Democratic watchman. (Bellefonte, Pa.) 1855-1940, November 19, 1920, Image 1

Below is the OCR text representation for this newspapers page. It is also available as plain text as well as XML.

    - consider.
a time.
: when the proprietor of the Garman
- emphatic as was that of ours, but it
| less and ready to strike at anything,
© wit th
— Christmas is only thirty-six days
—Everything seems to be so much
cheaper in print than it is anywhere
—A county library is the newest
thing for the people of old Centre to
—Surely it is not too early now to
remind you to begin the Christmas
—Jim Connelly’s swan song ap-
pears in column 5 on this page and
Jim is some singer.
—Apparently more rum is being
seized and stolen than anyone thought
had ever been distilled.
— Cheer up! It’s sloppy and disa-
greeable here, but think of Buffalo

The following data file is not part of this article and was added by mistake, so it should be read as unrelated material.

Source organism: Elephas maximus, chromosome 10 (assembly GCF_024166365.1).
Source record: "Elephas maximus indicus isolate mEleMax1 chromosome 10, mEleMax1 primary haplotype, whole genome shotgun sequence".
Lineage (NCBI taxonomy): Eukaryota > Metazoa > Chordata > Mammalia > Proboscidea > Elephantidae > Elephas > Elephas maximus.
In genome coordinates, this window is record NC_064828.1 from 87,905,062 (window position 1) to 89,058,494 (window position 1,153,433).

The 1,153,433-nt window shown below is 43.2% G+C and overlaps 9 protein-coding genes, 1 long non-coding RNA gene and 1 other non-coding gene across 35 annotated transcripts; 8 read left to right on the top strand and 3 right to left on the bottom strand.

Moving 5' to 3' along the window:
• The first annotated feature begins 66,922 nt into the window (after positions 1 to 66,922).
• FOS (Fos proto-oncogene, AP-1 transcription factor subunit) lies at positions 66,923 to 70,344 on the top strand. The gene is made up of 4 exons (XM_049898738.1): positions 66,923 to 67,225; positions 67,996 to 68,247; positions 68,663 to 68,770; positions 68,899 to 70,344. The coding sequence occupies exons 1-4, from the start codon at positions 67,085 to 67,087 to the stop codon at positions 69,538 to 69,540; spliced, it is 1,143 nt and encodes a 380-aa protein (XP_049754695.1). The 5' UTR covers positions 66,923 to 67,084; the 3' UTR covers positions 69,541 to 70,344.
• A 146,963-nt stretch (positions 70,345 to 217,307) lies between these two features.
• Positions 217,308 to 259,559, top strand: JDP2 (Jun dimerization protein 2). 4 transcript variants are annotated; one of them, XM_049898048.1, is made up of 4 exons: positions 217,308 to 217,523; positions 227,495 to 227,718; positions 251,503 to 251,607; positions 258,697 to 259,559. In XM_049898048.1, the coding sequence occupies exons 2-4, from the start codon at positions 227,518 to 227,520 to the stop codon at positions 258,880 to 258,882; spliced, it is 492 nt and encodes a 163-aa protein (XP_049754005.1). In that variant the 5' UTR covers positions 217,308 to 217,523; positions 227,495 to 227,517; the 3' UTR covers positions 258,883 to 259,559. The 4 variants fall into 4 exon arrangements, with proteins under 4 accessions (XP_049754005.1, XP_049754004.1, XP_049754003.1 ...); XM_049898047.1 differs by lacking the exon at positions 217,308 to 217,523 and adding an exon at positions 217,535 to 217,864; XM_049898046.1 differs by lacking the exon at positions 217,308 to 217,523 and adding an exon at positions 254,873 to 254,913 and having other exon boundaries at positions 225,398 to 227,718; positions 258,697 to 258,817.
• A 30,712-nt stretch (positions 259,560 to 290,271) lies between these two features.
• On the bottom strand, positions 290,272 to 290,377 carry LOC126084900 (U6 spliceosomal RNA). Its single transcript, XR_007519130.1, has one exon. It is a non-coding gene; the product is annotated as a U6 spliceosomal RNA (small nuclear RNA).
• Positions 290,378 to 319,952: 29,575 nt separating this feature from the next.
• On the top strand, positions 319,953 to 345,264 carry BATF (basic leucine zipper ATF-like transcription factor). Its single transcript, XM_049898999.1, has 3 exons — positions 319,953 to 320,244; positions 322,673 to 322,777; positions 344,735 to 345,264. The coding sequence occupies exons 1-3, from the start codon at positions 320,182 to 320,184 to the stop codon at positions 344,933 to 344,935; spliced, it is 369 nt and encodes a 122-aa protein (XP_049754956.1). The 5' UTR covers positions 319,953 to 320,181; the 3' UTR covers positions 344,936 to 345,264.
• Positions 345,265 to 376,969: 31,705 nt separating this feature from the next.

with over a foot of snow.
—Can it be possible that a week has
passed in Bellefonte without a parade
or some other sensational event?
— This thing of winter trying to
erowd into the lap of fall is just a lit-
tle more than our nerves will stand.
—Even Red Russia wouldn’t stand
for Emma Goldman and Alexander
Berkman. They have been banished.
If Mr. Bryan wants to reor-
ganize anything he might try his hand
on Coxey’s army. That job is about
the right size for him.
Under the false pretense of 100
per cent Americanism every disgrunt-
led foreign born voter in the country
supported Harding for President.
—Many farmers were hauling wa-
ter before Tuesday’s fall of the beau-
tiful and that didn’t help much for it
clogged up the spouts and most of the
water ran over them.
—If President-elect Harding’s life
in Washington is to be as full of un-
pleasantness as his vacation at Point
Isabel, Texas, was we fancy he will be
looking longingly westward toward
that comfortable “front porch” many
—There was a time, two years ago,
house in this place thought that the
first of July would be the last of Au-
gust. But in view of the raid last
Friday we are inclined to think that